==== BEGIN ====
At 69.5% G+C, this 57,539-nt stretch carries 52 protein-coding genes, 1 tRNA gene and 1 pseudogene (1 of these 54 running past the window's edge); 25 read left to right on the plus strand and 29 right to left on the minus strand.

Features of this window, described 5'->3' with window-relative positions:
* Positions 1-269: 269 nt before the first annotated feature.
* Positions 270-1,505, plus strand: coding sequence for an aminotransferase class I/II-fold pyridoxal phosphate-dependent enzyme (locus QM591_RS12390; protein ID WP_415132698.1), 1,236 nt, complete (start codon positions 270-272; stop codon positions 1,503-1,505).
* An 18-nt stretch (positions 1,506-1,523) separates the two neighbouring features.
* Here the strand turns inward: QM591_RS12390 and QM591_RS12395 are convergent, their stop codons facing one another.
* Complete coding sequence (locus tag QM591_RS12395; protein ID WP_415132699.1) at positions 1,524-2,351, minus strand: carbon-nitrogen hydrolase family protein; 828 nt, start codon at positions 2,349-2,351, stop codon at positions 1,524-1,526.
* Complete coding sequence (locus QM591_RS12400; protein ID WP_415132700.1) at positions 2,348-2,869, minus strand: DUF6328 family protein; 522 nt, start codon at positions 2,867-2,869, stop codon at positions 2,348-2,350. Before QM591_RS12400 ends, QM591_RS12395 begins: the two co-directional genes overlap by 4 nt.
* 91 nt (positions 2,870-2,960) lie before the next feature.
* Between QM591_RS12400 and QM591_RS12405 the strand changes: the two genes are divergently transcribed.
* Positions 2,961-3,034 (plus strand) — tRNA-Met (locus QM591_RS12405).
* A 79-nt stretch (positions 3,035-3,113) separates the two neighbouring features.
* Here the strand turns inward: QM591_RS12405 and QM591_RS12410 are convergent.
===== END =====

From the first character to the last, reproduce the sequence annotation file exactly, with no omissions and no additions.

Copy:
At 69.5% G+C, this 57,539-nt stretch carries 52 protein-coding genes, 1 tRNA gene and 1 pseudogene (1 of these 54 running past the window's edge); 25 read left to right on the plus strand and 29 right to left on the minus strand.

Features of this window, described 5'->3' with window-relative positions:
* Positions 1-269: 269 nt before the first annotated feature.
* Positions 270-1,505, plus strand: coding sequence for an aminotransferase class I/II-fold pyridoxal phosphate-dependent enzyme (locus QM591_RS12390; protein ID WP_415132698.1), 1,236 nt, complete (start codon positions 270-272; stop codon positions 1,503-1,505).
* An 18-nt stretch (positions 1,506-1,523) separates the two neighbouring features.
* Here the strand turns inward: QM591_RS12390 and QM591_RS12395 are convergent, their stop codons facing one another.
* Complete coding sequence (locus tag QM591_RS12395; protein ID WP_415132699.1) at positions 1,524-2,351, minus strand: carbon-nitrogen hydrolase family protein; 828 nt, start codon at positions 2,349-2,351, stop codon at positions 1,524-1,526.
* Complete coding sequence (locus QM591_RS12400; protein ID WP_415132700.1) at positions 2,348-2,869, minus strand: DUF6328 family protein; 522 nt, start codon at positions 2,867-2,869, stop codon at positions 2,348-2,350. Before QM591_RS12400 ends, QM591_RS12395 begins: the two co-directional genes overlap by 4 nt.
* 91 nt (positions 2,870-2,960) lie before the next feature.
* Between QM591_RS12400 and QM591_RS12405 the strand changes: the two genes are divergently transcribed.
* Positions 2,961-3,034 (plus strand) — tRNA-Met (locus QM591_RS12405).
* A 79-nt stretch (positions 3,035-3,113) separates the two neighbouring features.
* Here the strand turns inward: QM591_RS12405 and QM591_RS12410 are convergent.